Because I make them eat healthy a lot, I was in the habit of buying them Eggo-type waffles for Waffle Wednesday. They're easy and quick to make, and there is no fuss. You pull them out of the freezer, let them sit on the counter a few minutes, then throw them in the toaster.
Once The Eldest decided to join the tournament team about four months ago, we had to have a talk. Both of us would have to review our diet and make a few adjustments. Because your body will only give you back what you put into it. It's the old garbage-in-garbage-out story. If you eat crap, that's what your body will produce. So we reviewed our treats and decided that maybe if we switched to cleaner, home-made waffles that would free up junk points and we could keep other things instead like sugar bread (that's a mix of brown sugar, heavy cream, into which you throw bread cubes; it is awesome).
I bought a waffle iron (I'm cheap, so I bought the cheap one, the President Choice's $12 model from their skinny basic collection), and started experimenting with batter recipes. I lucked out my first time and made waffles that everybody loved.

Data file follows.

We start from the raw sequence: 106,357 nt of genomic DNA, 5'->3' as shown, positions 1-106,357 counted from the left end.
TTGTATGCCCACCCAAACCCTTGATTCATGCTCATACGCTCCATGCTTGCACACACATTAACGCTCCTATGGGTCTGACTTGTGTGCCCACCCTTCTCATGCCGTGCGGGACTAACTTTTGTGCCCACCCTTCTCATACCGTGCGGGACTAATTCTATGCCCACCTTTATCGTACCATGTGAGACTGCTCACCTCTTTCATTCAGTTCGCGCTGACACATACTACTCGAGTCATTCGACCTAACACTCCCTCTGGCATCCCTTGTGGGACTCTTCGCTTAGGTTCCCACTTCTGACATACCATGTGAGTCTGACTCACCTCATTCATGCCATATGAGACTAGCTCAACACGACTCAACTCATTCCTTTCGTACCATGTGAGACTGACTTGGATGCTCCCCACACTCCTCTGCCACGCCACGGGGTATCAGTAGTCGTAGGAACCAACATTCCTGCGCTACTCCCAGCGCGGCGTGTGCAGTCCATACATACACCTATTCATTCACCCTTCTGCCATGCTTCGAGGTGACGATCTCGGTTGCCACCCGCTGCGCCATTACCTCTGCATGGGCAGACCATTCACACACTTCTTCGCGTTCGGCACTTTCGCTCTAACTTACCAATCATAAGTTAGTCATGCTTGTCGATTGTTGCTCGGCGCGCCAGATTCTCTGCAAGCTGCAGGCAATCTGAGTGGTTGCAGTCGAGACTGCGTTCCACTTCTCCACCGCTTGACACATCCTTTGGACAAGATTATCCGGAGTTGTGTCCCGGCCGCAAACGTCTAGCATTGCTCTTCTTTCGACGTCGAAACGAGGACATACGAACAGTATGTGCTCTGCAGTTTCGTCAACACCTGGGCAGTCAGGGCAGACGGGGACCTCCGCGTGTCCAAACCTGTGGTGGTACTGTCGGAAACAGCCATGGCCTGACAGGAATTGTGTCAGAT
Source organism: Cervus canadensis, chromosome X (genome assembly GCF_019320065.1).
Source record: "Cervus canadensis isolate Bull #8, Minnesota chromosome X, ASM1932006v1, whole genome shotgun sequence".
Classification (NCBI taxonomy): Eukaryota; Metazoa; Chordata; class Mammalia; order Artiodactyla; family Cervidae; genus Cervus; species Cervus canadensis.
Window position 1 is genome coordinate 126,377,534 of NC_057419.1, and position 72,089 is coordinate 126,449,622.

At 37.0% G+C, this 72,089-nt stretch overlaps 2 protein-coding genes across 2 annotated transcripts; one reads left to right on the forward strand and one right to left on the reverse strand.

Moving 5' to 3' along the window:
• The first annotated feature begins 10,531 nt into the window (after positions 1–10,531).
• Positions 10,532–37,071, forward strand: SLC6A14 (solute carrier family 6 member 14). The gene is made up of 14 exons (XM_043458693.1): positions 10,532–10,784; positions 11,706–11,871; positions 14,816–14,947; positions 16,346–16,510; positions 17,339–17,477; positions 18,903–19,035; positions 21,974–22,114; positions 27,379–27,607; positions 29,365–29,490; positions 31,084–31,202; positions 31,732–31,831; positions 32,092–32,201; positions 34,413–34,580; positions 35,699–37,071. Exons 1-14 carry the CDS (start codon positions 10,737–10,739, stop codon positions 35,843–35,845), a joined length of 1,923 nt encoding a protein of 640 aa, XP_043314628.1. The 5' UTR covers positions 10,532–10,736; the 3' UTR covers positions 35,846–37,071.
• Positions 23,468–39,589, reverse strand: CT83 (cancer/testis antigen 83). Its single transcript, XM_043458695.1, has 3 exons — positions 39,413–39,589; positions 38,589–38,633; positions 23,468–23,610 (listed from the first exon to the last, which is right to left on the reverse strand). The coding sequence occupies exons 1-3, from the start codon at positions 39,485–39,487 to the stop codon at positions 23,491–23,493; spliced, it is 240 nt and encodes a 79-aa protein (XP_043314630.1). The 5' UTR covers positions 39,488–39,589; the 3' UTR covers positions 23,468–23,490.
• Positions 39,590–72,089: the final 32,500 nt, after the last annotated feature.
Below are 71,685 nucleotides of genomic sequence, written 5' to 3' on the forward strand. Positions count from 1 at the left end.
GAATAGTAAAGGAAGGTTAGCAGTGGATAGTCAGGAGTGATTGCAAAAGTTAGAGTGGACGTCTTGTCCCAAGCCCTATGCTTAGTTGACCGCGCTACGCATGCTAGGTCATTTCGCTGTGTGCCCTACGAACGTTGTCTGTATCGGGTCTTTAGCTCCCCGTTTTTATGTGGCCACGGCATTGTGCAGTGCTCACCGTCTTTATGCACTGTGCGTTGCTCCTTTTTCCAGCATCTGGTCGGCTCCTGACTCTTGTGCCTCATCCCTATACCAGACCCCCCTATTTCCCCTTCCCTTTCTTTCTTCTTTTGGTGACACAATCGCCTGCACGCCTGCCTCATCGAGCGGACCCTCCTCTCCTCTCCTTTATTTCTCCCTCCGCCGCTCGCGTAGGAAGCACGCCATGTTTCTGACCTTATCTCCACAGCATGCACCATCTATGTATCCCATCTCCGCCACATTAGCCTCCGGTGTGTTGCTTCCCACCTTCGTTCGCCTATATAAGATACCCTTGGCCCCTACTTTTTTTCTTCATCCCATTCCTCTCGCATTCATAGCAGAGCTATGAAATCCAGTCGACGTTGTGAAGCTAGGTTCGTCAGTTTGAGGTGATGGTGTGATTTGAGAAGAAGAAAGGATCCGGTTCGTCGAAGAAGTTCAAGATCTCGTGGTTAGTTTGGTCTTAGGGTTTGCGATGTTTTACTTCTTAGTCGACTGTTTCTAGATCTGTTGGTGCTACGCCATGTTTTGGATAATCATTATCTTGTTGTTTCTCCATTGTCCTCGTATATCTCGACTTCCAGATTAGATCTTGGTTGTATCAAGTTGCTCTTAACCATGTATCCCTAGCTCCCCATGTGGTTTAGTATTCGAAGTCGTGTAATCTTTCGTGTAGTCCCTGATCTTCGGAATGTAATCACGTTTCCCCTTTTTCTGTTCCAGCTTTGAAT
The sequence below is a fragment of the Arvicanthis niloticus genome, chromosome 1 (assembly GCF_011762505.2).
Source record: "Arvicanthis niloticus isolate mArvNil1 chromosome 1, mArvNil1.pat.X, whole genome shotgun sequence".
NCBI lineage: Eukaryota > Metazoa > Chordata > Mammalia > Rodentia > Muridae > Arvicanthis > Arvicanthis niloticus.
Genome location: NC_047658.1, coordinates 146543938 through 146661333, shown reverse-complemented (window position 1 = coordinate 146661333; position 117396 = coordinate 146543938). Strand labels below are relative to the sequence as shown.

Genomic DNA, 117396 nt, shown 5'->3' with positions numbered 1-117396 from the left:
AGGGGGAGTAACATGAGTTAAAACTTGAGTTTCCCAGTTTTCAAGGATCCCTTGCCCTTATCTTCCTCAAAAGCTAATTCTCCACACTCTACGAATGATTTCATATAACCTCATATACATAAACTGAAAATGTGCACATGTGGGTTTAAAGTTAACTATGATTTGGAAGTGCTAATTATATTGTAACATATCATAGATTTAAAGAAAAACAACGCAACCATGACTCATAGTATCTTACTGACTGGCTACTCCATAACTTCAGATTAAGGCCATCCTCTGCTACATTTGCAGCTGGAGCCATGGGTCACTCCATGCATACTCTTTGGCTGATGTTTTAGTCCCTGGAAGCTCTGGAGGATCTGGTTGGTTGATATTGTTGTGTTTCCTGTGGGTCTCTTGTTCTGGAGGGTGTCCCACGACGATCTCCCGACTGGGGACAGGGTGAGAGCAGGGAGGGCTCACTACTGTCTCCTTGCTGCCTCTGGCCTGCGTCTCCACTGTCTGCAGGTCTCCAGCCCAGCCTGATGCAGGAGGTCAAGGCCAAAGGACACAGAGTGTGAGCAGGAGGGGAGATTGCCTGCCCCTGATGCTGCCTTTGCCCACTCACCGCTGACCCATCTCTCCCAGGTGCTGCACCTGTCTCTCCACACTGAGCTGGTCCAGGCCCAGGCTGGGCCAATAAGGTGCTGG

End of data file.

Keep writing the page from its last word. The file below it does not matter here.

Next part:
Yeah, about that. I have a silly habit of not writing down recipes so of course I kind of forgot what I'd put in my first batch and had a devil of a time with sticky waffles all winter. And I do mean sticky. So sticky you couldn't pull them out of the waffle maker except in bits and pieces. Which worked well enough for the kids; they were happy to eat them anyway. But I wasn't happy.
Until this morning. I finally managed a batch that looks as good as it tastes, and only minimally sticks to the waffle maker in a few small places. No, I didn't write down the recipe, but here's what I did.
First of all, I plugged in the waffle maker and let it run while I prepped the batter. One reason I think I had so much trouble with sticky waffles is that my waffle maker wasn't hot enough. So I got it real hot.
Then I made my batter. About 2-3 tbsp of melted butter, maybe a tbsp of canola oil, about the same amount of sugar, then a goodish drop of honey. A sprinkle of xantham gum, a pinch of salt, half a tsp of baking soda, a full tsp of baking powder, maybe 2 cups of flour (I use a mix of plain and buckwheat flours - that's why I add some xantham gum, if you're using just plain flour you can drop the xantham gum), and enough milk to bring the batter to the right consistency. I dropped a bit of canola oil before spooning in the batter, closed the thing and waited for the smell of fresh waffles to open it (patience; it's a hard baking skill to learn).
The picture is what I got. High five, yes?